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That's Eliot's incapacity to look for weakness in a writer who respects language. Quite touching really. It's like he is pleading with God to make it so.
P. M.

Peter Dillane <[log in to unmask]> wrote:

>that's a nice image that toffee one. I must say that I enjoy reading the  Jonson essay , there is a lovely sense of the chasms which surround all pronouncement in lines like " jonson did not write a good tragedy but we can see no reason why he should not have written one." ('should' not 'could'  is terrific really) and a line which often appeals to me when I think about orphans which have found a home late e.g. Roussel's Impressions of Africa "surely the category of tragedy could me made wide enough to include something  possible for Jonson to have done."  Have nice day.
>
>Pete D
>
>On 07/07/2012, at 11:07 AM, P wrote:
>
>> But what a personality. Artificiality made extreme. He suffers from being second to Shakespoke; BJ is a truly brittle piece of toffee.
>> P1
>> 
>> 
>> Peter Dillane <[log in to unmask]> wrote:
>> 
>>> I grew up in a neighbourhood where you couldn't afford to be too closely aligned with any one group I suspect it has diminished me and left its traces in a number of slippery traits which is not to say I don't like a bit of biffo . Eliot on Jonson is one of the ones I really struggle to appreciate don't know what to make of his point that the author transfuses his personality into the character. It's possible I guess that I just don't understand the subtleties.  Nah that couldn't be it.  P2
>>> 
>>> P2
>>> 
>>> 
>>> 
>>> On 07/07/2012, at 10:24 AM, Peter Dillane wrote:
>>> 
>>>> hey I have sillier ideas about the essay on Cyril Tourneur.
>>>> 
>>>> P2
>>>> 
>>>> On 07/07/2012, at 10:18 AM, P wrote:
>>>> 
>>>>> Guffaw!!! LOL!!!
>>>>> PM
>>>>> 
>>>>> Peter Dillane <[log in to unmask]> wrote:
>>>>> 
>>>>>> I have been thinking a little about Eliot on Marston which CR raised recently. I am generally in trouble with these essays although I find the Marlowe one very good.  I think this is  mostly because the Marlowe  is so specifically focused on the consequences of the novelties of versification and doesn't allude to propositions such as the one about Marston having a nebulous plane of meaning and so on.  Eliot makes a similar sort of strategic observation about Marlowe I guess when he says that The Jew of Malta needs to be seen as farce not tragedy of blood but at least that is a very clearly articulated local point.  So when Eliot took on the ELizabethan dramatists - if one can use the term for  writings over many years for various journalistic moments- I wonder how much the agenda was beholding to the notion that the conscious present is an awareness of the past which the past could not know in itself. If he does take this tack I wonder what to do with his observation that Marston would be more highly valued if the great ship were not Shakespearean but rather of Racine. And I really can't reconcile his stated notion "the moment we enter the Elizabethan period we praise or condemn plays according to the usual Elizabethan criteria".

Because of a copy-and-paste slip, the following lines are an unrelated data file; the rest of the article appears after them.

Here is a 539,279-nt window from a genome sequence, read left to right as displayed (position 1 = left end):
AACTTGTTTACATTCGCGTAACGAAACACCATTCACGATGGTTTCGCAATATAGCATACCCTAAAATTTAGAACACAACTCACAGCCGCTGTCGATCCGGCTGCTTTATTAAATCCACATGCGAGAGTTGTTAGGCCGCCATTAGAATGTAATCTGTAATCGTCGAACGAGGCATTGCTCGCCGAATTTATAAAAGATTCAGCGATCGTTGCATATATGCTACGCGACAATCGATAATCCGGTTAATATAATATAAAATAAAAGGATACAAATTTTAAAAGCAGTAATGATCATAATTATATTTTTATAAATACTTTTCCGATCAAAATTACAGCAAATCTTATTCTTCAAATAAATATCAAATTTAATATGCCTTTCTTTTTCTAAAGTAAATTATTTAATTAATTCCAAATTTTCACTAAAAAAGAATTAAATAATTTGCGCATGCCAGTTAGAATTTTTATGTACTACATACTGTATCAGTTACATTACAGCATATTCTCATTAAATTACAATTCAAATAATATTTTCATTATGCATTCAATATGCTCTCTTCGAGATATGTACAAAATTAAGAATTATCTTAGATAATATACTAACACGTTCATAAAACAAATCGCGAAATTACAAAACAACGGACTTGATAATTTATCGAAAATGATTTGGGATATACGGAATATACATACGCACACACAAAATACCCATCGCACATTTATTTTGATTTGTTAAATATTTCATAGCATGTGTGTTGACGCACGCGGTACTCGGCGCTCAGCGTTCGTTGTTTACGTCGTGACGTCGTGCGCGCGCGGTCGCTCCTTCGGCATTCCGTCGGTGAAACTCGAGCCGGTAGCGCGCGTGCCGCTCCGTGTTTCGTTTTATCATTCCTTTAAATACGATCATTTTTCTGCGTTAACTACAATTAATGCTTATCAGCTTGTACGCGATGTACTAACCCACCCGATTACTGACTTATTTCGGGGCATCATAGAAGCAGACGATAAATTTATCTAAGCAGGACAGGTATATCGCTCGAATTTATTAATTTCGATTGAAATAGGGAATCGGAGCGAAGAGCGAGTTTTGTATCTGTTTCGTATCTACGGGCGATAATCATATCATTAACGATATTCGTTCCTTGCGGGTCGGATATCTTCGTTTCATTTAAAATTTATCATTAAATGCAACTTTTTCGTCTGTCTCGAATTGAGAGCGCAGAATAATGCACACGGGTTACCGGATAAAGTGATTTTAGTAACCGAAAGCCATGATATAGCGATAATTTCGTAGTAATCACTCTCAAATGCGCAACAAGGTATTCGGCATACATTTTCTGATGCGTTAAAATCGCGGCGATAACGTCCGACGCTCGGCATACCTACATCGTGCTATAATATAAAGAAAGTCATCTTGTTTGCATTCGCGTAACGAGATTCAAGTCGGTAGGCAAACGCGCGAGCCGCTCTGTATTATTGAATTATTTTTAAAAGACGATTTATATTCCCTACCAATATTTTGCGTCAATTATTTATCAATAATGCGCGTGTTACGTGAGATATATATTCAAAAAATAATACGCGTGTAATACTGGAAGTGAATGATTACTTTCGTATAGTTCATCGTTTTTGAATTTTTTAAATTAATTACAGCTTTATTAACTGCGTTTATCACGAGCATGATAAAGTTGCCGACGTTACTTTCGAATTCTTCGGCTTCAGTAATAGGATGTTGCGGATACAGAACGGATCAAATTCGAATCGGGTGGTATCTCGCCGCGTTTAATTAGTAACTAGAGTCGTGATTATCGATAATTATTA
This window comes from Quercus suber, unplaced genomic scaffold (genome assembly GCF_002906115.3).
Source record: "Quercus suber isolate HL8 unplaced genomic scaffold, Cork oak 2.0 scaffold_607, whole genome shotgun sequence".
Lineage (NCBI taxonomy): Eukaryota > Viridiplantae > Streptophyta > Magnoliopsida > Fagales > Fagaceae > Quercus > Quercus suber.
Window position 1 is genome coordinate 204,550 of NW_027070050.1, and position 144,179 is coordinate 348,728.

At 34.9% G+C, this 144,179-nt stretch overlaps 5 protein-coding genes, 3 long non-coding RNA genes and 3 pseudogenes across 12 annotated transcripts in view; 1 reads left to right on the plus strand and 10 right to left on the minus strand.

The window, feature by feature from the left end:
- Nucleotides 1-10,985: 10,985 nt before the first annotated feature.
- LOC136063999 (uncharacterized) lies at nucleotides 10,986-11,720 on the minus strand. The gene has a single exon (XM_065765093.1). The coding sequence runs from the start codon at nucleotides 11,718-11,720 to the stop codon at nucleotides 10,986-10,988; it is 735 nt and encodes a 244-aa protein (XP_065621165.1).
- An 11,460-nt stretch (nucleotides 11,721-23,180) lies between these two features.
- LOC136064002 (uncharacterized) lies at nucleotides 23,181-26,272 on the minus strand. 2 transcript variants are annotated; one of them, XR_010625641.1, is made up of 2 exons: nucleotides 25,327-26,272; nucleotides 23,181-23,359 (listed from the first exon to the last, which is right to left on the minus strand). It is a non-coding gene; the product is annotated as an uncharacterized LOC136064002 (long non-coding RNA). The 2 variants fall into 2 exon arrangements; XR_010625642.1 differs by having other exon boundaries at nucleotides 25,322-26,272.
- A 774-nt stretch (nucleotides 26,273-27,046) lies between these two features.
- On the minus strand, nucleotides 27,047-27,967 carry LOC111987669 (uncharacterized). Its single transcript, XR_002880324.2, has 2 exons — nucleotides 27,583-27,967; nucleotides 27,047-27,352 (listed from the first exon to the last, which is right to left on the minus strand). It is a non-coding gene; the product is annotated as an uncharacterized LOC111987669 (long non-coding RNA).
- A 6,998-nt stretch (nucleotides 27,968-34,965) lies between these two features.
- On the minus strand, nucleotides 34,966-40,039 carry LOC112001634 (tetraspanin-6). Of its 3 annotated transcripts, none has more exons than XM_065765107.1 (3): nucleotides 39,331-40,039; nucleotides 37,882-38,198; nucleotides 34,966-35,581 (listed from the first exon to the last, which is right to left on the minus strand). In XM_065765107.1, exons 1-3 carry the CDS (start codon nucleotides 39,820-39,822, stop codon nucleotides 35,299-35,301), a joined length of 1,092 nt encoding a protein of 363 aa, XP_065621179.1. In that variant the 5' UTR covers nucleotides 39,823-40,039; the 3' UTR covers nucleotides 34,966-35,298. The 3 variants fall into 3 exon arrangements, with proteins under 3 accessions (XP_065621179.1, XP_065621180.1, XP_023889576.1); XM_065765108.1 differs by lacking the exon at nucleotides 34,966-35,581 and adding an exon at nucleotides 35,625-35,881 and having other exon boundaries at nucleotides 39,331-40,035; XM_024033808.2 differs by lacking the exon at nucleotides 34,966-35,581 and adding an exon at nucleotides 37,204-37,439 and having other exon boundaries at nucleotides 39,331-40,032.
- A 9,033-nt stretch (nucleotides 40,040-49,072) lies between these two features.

>>>>>> 
>>>>>> While I take your point about the  historicism disease Carrol I guess I would baulk at the meaning of 'explain' as a comprehensive or encyclopaedic stance. In practical terms I am persuaded by Maxwell Smart negotiating with the Indian Chief about to launch the giant arrow at Washington " If we take the promises of the past and reality of the present thinking of the future ..let her rip Red Cloud"
>>>>>> 
>>>>>> Pete D
>>>>>> 
>>>>>> 
>>>>>> On 06/07/2012, at 11:12 PM, Carrol Cox wrote:
>>>>>> 
>>>>>>> P> Art is prophetic; it can even create the future. 
>>>>>>> 
>>>>>>> The Modernists had an even more startling theory: the present changes the
>>>>>>> past. 
>>>>>>> 
>>>>>>> For example, consider this passage from Eliot's "Tradition and the
>>>>>>> Individual Talent" 
>>>>>>> 
>>>>>>> ". . . the difference between the present and the past is that the conscious
>>>>>>> present is an awareness of the past in a way and to an extent which the
>>>>>>> past's awareness of itself cannot show. 
>>>>>>> 
>>>>>>> Some one said: 'The dead writers are remote from us because we know so much
>>>>>>> more than they did.' Precisely, and they are that which we know." 
>>>>>>> 
>>>>>>> -- Tom --
>>>>>>> 
>>>>>>> 	-----------
>>>>>>> 
>>>>>>> Eliot was vulgarizing/mystifying Hegel. Compare: "The anatomy of man is a
>>>>>>> key to the anatomy of the ape."
>>>>>>> 
>>>>>>> And the point is precisely that neither art nor science can predict the
>>>>>>> future, for it is only the future that allows us to understand the present.
>>>>>>> Examining the ape without knowing of what followed would never reveal the
>>>>>>> potential coming into existence of the human, but _knowing_ human anatomy
>>>>>>> allows us to see in the ape that potential. This is te opposite of
>>>>>>> historicism, which holds that the meaning of an event is to be found in
>>>>>>> theevent's origins, while a historical aroach discovers in the event the
>>>>>>> otherwise unknowable potential of its origins.
>>>>>>> 
>>>>>>> One must do history backwards to understand it. The present explains the
>>>>>>> past, but is not explained by the past. Historicism is perhaps the main
>>>>>>> disease of modern thought.
>>>>>>> 
>>>>>>> Carrol